Behavioural finance is no longer a “new idea”. It has entered mainstream finance education through CFA, Business Schools, even actuarial exams (ST5 for UK and South African actuaries). Some of the biggest lessons revolve around how bad we as a species are at making decisions in the face of uncertainty. Emotional biases, overconfidence, loss aversion, anchoring, problems related to framing, cognitive dissonance… In this case it is no exageration to say that the list continues.
These problems are not only related to the financial markets. Hofstadter’s Law is that everything always takes longer than you expected.
Yes, even when taking into account Hofstadter’s Law.
When it comes to public works, Michael Coulson calls it “delusional optimism” in a fascinating short article focussed on our Gautrain debacle and analogous examples elsewhere in the world. The cause of these problems in public works programmes adds another element missing from most individual trading decisions. “Group Think” where a group performs poorly as a result of natural human characteristics in an unfortunate configuration. Given that the financial consequeces of failed, over-budget and under-expectation projects doesn’t fall too heavily on the planners and political sponsors, the third element must be lack of accountability. An awful mix.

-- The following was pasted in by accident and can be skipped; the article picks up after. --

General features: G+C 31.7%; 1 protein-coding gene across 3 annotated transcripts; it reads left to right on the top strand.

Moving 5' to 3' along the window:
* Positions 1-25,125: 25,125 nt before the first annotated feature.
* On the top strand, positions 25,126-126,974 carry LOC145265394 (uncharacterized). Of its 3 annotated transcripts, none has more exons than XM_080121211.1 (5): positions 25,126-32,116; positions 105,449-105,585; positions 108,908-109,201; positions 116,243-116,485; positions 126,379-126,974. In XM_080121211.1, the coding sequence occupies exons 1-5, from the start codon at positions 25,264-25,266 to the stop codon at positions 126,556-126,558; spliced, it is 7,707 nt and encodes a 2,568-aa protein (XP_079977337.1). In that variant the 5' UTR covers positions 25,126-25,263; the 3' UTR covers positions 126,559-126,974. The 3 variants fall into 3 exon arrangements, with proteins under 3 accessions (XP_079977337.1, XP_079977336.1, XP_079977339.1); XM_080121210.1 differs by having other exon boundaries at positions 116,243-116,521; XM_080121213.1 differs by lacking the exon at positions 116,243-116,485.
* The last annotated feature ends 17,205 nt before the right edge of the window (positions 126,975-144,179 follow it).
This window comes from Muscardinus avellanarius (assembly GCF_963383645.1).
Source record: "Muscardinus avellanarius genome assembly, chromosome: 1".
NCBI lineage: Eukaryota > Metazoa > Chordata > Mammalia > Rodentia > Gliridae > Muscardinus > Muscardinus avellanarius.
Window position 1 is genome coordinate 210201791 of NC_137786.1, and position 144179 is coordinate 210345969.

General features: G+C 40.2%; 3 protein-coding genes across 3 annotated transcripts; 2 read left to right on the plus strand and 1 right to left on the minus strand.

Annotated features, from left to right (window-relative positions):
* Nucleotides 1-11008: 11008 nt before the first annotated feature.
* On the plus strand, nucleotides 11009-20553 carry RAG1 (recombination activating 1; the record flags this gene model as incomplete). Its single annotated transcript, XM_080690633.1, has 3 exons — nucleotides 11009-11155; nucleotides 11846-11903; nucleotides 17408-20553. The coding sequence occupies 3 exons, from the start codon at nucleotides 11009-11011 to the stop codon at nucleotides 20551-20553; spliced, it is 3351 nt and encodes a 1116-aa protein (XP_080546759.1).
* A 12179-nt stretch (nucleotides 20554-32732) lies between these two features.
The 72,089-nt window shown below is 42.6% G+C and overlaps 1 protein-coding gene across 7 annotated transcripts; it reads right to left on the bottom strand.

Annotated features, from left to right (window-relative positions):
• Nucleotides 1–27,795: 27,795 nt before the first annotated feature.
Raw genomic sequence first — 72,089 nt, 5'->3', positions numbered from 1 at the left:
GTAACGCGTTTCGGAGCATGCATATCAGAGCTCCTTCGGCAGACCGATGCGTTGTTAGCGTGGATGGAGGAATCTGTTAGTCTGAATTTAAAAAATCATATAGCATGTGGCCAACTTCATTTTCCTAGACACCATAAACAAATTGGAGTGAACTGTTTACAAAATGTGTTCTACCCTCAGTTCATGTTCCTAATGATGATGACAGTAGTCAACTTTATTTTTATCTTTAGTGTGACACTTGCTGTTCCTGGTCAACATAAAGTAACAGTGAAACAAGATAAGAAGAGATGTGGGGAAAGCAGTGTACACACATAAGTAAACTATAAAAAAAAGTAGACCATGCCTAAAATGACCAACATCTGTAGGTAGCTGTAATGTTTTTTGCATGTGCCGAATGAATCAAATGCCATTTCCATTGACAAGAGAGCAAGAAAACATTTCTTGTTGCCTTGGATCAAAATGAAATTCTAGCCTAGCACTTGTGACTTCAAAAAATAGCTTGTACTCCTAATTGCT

Research by Flyvberg, a professor at Aalborg University, concluded:
The average cost overrun on transport schemes, estimates Flyvbjerg, stretches from 20% for road projects to 40% for rail schemes.
Given all the available reasons, perhaps we should consider ourselves fortunate that the numbers aren’t a great deal worse than that.